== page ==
ONE SMALL STEP FOR MAN, ONE GIANT LEAP FOR MANKIND
I remember that night, almost like it was yesterday, July 20, 1969.We gathered around the TV to hear the news. I was young and I admit I didn’t really understand how truly awesome it was. I took for granted the great accomplishments of The United States, its daring spirit and its innovators. Only now do I find these accomplishments more uplifting, emotional.
One of my favorite thought-provoking activities for students is to ask them their thoughts about this quote:
“We choose to go to the moon. We choose to go to the moon in this decade and do the other things, not because they are easy, but because they are hard, because that goal will serve to organize and measure the best of our energies and skills, because that challenge is one that we are willing to accept, one we are unwilling to postpone, and one which we intend to win, and the others, too.” President John F. Kennedy, Houston, TX 1962
I believe this nation should commit itself to achieving the goal, before the decade is out, of landing a man on the moon and returning him safely to Earth,” Kennedy said. “No single space project in this period will be more impressive to mankind, or more important to the long-range exploration of space; and none will be so difficult or expensive to accomplish.”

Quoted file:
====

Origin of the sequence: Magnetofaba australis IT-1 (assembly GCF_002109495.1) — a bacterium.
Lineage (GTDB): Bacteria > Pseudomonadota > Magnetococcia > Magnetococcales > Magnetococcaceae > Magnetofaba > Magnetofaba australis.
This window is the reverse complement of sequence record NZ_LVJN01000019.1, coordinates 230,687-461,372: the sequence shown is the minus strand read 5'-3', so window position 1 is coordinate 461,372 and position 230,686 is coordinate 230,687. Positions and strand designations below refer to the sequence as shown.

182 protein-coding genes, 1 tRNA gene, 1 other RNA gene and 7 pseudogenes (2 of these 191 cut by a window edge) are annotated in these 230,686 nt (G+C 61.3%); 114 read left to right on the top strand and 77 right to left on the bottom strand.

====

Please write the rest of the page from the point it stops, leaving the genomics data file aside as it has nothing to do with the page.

Both of these quotes figure prominently in my day-to-day life. Carpe Diem. Seize the day. They are wise words with, in retrospect, profound meaning and importance. These words can still guide and inspire.
Only these twelve men have done that: (*indicates deceased). The last time was in 1972.
- Neil Armstrong – Apollo 11 – July, 1969*
- Edwin “Buzz” Aldrin – Apollo 11 – July, 1969
- Charles “Pete” Conrad – Apollo 12 – November, 1969*
- Alan Bean – Apollo 12 – November, 1969
- Alan Shepard – Apollo 14 – February, 1971*
- Edgar Mitchell – Apollo 14 – February, 1971
- David Scott – Apollo 15 – July, 1971
- James Irwin – Apollo 15 – July, 1971*
- John Young – Apollo 16 – April, 1972 (also on Apollo 10, without landing)
- Charles Duke – Apollo 16 – April, 1972
- Eugene Cernan – Apollo 17 – December, 1972 (also on Apollo 10, without landing)
- Harrison Schmitt – Apollo 17 – December, 1972
So where do we go from here? The legend who is Neil Armstrong will live. There will never be another “first man to walk on the moon.” His legacy is greater than that. He viewed himself as a regular guy, perhaps a geek in today’s language who fit the description of the typical engineer with the requisite white socks and pocket protector. Today things have changed. We have a car-sized rover about to discover on Mars. We have the NASA Mohawk Guy,Bobak Ferdowsi, who is as normal as any other person his age. Both are real people with lives not different from yours and mine. The point is that anyone can learn and perhaps discover. Innovation and ingenuity must be encouraged and inspired.